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When businessmen Howard Sokolowski and David Cynamon were introduced at a press conference last week as the proud new owners of the ailing Toronto Argonauts franchise, they made the leap into public life. While Toronto is still on a honeymoon with the pair, full of hope that they can restore the team's glory, fans want to know who these newcomers are. But in conversations around town, the first thing anyone cites about either man is his wife. Mr. Sokolowski is recently married to writer Linda Frum, daughter of developer Murray Frum and the late Canadian broadcast legend Barbara Frum. Mr. Cynamon is married to Stacey Pencer, daughter of Nancy and the late Gerry Pencer, of Cott Corp.

Business-wise, Mr. Cynamon is now CEO of KCP Income Fund. He made his name as a hotshot executive at KIK Corp., a manufacturer of no-name detergent. Recently turned 40, he is no longer eligible for Report on Business magazine's top 40 managers under 40 list, which he made twice.

Mr. Sokolowski, 51, builds homes by the thousands, mainly in the 905 belt, through his company, Tribute Communities. He is the guy who "doesn't put the garage door in the front of the house," he says; his latest venture is what he calls an "integrated" community of 500 homes near York University.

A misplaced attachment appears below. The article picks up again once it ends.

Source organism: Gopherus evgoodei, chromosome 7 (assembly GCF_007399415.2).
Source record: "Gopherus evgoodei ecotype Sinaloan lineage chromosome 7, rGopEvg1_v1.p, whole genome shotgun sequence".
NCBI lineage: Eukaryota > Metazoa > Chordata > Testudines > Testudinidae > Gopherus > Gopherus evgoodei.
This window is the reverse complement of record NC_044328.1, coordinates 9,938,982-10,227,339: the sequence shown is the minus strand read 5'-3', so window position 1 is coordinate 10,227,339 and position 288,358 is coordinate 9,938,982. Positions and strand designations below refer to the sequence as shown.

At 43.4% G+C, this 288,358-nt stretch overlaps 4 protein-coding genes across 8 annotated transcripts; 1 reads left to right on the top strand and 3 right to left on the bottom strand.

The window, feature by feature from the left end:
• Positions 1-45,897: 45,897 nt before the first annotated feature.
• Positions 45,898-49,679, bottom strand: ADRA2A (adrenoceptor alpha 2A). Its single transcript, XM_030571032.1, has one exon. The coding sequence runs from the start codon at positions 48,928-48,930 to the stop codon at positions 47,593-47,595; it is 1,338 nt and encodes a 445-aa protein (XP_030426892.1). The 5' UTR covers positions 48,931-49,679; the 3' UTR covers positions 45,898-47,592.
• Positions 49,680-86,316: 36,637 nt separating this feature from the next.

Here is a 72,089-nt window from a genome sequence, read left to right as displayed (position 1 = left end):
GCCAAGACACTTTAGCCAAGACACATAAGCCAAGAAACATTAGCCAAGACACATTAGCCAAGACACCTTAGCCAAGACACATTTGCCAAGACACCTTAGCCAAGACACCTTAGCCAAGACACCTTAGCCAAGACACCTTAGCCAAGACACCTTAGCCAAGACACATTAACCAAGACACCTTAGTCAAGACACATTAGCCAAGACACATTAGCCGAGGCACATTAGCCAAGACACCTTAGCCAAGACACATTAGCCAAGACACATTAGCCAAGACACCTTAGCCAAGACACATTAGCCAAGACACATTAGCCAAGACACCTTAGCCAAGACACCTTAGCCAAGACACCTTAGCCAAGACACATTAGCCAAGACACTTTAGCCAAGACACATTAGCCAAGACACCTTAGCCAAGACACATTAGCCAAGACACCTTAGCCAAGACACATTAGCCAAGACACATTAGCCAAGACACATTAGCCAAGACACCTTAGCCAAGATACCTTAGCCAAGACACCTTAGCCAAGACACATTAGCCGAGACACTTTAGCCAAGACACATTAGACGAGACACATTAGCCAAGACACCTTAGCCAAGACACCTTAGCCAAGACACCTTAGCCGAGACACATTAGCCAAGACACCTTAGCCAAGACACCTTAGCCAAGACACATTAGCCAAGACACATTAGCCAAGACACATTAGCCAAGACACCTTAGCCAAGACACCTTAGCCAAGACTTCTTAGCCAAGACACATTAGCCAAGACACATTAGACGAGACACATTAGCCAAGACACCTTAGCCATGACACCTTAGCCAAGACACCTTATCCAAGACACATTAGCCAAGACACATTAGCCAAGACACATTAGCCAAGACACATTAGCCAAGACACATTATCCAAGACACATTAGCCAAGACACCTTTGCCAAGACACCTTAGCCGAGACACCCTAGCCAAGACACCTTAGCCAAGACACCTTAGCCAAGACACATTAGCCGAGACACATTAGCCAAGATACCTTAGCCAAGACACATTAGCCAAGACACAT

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So they are young and rich and it is clear they have the corporate side wrapped up. That may be the reason everyone is so keen on this duo. Now, they must win the hearts of Toronto's ticket-buying public, already enraptured by the Leafs and the Raptors.

Oddly, the two had never met before this past July; but they were the two most serious suitors and ended up paired up to buy the team. Once they did meet, they started adding up the coincidences: The two live around the corner from each other in Forest Hill, they have sons at the same school (Upper Canada College) and, Mr. Sokolowski says, they once both "went after the same cottage on Lake Joseph."

It is a high-status weekend hobby the men have taken up and Canadian Football League insiders take heart from their enthusiasm. Both of the new owners claim to be superfans, and eyewitnesses at last week's playoff game in which the Argos lost to the Montreal Alouettes say the two were visibly gripped by the action on the field. Mr. Cynamon describes himself as "charged, emotionally into it," and says that at the games, even though they don't actually take ownership of the team until after tomorrow's Grey Cup, he is "on pins and needles."

Much is being made of the fact that Mr. Cynamon and Mr. Sokolowski are the first local owners of the team in about 30 years. The Argos enjoyed a flurry of excitement in the early '90s when Wayne Gretzky, Bruce McNall and John Candy briefly owned the team. The most recent owner, Sherwood Schwarz, is a businessman from New York who saw his first CFL game only after he had purchased the Argos.

And though television viewership has been trending upward for the past five years and attendance is up in most CFL cities (a rowdy crowd of 60,000 turned up last weekend at Olympic Stadium in Montreal), the Argos have been attracting a sparse 15,000 or so die-hards to games at the SkyDome this season. The men assert that Toronto is a proven sports town and that with good management and a new outdoor stadium, the Argos could pay off handsomely. "We all neglected them. But the Argos are gonna survive," cheers Mr. Cynamon.